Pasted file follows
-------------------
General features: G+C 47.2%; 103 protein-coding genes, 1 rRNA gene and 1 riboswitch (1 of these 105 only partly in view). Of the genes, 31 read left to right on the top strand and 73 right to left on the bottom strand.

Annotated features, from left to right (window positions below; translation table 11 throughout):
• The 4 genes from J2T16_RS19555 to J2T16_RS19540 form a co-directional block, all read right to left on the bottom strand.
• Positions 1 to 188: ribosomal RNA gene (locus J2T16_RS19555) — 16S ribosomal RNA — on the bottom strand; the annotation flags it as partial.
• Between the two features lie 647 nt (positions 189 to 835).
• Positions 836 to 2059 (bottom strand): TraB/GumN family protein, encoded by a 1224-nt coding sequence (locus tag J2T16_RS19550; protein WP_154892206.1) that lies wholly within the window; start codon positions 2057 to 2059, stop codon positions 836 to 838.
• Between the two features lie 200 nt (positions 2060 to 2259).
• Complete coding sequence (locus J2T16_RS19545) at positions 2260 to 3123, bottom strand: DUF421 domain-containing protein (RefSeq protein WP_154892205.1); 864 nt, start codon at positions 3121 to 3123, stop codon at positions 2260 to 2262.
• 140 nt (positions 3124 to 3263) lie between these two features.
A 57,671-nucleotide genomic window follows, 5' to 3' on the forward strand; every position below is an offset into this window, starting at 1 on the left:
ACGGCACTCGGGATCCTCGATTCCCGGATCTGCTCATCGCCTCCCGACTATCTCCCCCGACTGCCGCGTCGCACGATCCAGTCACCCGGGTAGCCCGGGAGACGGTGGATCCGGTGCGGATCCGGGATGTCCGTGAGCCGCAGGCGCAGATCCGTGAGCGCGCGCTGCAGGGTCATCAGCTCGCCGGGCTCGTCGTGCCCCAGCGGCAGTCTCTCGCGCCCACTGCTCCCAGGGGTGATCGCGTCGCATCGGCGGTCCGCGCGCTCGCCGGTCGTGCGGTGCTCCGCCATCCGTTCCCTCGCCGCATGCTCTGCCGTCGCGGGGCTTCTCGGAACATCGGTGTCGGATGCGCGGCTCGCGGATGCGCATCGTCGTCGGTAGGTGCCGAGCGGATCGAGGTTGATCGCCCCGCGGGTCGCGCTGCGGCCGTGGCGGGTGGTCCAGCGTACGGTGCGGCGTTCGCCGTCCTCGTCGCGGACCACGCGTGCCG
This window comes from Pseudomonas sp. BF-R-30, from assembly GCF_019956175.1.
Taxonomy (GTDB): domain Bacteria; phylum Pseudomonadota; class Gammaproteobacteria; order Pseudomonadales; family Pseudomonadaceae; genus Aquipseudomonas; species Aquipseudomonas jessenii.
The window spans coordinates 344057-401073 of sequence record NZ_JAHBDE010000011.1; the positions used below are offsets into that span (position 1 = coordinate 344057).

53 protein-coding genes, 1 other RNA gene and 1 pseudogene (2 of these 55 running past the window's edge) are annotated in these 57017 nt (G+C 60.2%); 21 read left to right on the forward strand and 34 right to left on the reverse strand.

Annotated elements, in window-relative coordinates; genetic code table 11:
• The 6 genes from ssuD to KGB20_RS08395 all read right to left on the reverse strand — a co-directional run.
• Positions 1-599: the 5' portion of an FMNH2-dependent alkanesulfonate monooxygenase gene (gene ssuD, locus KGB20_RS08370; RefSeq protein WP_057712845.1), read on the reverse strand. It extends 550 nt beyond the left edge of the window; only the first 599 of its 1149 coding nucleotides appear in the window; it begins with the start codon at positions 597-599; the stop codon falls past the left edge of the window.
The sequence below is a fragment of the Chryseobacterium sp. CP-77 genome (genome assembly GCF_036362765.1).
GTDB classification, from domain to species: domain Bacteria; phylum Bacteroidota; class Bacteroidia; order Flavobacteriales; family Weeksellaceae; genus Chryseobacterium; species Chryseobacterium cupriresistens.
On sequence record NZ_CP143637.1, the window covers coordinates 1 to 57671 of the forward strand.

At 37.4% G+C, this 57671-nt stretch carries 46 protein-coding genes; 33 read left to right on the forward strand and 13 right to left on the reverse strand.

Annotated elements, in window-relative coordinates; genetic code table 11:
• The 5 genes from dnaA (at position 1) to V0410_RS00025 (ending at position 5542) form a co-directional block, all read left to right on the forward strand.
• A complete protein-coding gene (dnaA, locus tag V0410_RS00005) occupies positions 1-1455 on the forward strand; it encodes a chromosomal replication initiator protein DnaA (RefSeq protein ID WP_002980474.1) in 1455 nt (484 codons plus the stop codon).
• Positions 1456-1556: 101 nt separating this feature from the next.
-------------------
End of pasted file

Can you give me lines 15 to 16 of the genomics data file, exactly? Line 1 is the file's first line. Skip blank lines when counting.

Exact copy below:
53 protein-coding genes, 1 other RNA gene and 1 pseudogene (2 of these 55 running past the window's edge) are annotated in these 57017 nt (G+C 60.2%); 21 read left to right on the forward strand and 34 right to left on the reverse strand.

Annotated elements, in window-relative coordinates; genetic code table 11: